# An example of symmetric transitive relation that is not reflexive on a set of natural numbers $\mathbb{N}$ [duplicate]

An example of symmetric transitive relation that is not reflexive on a set of natural numbers $\mathbb{N}$. My guess is that such relation does not exist, but I don't know how to prove it.

• It comes down to having an isolated element, one that is not related to anything, including itself. Thus reflexivity fails. – hardmath Jul 20 '14 at 15:47

Define $$R = \{(m, n)\mid m, n\in \mathbb N \;\text{ and }\;m, n \text{ are both even}\}$$

Then, for every odd integer $t\in \mathbb N$, $(t, t)\notin R$, hence reflexivity fails. Recall that for reflexivity to hold, it must be the case that for every $n\in \mathbb N$, $(n, n) \in \mathbb N$. No exceptions.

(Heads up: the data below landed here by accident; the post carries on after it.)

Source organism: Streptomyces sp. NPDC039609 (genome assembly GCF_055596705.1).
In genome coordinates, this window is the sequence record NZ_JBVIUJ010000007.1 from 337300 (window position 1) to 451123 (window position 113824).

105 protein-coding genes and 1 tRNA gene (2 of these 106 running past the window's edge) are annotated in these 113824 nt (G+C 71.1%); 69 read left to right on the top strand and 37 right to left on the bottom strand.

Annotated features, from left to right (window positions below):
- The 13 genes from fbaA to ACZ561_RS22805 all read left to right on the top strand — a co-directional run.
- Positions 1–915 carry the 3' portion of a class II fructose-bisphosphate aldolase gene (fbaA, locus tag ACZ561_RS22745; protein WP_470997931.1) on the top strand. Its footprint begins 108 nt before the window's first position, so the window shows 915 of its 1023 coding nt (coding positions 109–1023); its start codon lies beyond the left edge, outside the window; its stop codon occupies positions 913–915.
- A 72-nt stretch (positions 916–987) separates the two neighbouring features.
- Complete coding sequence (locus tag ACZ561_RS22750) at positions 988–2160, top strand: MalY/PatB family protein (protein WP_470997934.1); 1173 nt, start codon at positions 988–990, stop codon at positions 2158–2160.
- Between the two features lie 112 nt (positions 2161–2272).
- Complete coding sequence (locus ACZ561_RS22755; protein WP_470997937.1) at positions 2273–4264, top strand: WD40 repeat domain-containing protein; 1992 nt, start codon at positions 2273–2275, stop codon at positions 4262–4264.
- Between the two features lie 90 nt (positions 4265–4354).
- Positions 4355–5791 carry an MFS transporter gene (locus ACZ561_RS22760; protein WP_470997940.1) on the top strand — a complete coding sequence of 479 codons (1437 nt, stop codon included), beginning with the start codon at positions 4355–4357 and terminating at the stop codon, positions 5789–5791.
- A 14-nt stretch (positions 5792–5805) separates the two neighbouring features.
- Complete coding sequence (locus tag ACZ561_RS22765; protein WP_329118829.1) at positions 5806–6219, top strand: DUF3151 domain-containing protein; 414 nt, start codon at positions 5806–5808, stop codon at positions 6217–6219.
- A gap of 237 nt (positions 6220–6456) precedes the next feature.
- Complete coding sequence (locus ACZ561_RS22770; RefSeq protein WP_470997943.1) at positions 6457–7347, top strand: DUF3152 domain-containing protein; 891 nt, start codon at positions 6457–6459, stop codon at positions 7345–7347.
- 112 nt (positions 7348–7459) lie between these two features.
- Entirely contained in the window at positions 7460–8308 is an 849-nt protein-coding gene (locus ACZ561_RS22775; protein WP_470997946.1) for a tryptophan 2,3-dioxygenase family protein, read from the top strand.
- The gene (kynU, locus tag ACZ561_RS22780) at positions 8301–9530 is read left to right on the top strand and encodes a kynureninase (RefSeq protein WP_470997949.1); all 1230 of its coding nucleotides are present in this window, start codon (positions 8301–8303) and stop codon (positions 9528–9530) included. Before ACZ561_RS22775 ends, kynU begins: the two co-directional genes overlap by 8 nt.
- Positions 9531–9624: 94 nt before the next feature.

However, it is easy to verify that $R$ is both symmetric and transitive.

$\varnothing$.

It's transitive and symmetric by vacuous arguments. But it is not reflexive since $(n,n)\notin\varnothing$ for all $n\in\Bbb N$!

• Definitely my favorite answer. – Martin Brandenburg Jul 20 '14 at 15:10
• Trivial examples strike back! (At the end of the example we learn that Darth Trivius is in fact the father of Luck Setwalker.) – Asaf Karagila Jul 20 '14 at 15:11

We consider the set $\mathbb N$ of all natural numbers.Then the relation:

$a$ ~ $b$ $\iff a=b\neq1$ is transitive, symmetric, but not reflexive